now the pastry is ready for it's first roll... flour your rolling surface generously and then roll out the pastry nice and thin, then gate-fold the pastry together (fold the top half over towards the centre and the bottom half over to the top) then roll flat, wrap and refrigerate once again until very cold

meanwhile, heat some oil and butter in a pan and very gently sauté the onions with a dash of sugar until they begin to caramelise... this can take up to 30 minutes... then turn up the heat, add the wine and let it bubble away and reduce by half, then add the stock and do the same

time to take the pastry out of the fridge and repeat the roll out and fold, pop it back into the fridge for the last time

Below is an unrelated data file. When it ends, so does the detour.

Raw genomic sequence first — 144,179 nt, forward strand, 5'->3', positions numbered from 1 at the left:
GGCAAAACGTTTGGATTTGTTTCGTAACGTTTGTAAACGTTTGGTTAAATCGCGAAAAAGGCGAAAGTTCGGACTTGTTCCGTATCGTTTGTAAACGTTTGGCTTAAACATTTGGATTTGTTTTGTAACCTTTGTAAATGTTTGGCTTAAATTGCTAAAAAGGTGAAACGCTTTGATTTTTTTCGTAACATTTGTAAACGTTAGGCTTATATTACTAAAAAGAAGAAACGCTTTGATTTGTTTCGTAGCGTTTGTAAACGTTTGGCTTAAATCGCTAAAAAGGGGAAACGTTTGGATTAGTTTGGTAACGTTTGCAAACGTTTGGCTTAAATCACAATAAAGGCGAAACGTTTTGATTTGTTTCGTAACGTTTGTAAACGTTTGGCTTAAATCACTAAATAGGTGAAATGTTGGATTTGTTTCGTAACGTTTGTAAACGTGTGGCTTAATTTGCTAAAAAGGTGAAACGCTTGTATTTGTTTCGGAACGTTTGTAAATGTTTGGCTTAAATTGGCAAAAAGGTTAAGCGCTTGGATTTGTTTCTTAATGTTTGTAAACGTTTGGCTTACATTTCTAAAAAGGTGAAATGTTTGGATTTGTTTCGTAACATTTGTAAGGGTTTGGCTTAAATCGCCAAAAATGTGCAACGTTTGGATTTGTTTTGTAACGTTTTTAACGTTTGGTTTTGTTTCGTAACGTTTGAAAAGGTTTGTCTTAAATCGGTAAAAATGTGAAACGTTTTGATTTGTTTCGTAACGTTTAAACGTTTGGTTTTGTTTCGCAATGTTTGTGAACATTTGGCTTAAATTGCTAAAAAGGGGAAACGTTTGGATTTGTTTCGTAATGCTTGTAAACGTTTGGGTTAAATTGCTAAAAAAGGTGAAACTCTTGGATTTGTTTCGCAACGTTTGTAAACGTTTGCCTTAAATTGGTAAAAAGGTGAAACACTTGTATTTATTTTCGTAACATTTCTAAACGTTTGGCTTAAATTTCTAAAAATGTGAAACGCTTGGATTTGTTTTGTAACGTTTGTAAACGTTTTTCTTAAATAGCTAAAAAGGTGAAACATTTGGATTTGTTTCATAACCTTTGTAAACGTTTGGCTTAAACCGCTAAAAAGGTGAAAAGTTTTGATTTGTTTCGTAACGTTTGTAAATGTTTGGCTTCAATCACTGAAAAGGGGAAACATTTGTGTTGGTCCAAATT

take the mushrooms out of the oven and stir them into the onions along with a large handful of frozen peas and then pour the whole lot into your pie dish

take the pastry out of the fridge and roll out... we like our pastry nice and thick in this house, you have to cook it for longer and slower but it's so beautifully buttery it really doesn't matter...

using an egg and milk wash, brush the edges of the pie dish, then cut some pastry strips and fold then along the edges of the pie dish, then brush these strips with the egg wash and lay the main sheet of pastry over the top, brush with milk and score your pastry

bake for 30 mins on 170C until golden


using the rosemary and thyme gives this pie a little Mediterranean flavour so i'm entering it into the Cooking with Herbs and Tea Time Treats bloggers challenges... Cooking with Herbs is hosted by Karen from Lavender and Lovage and Tea Time Treats is also hosted by Karen alongside Jane from The Hedge Combers


eat and of course, enjoy!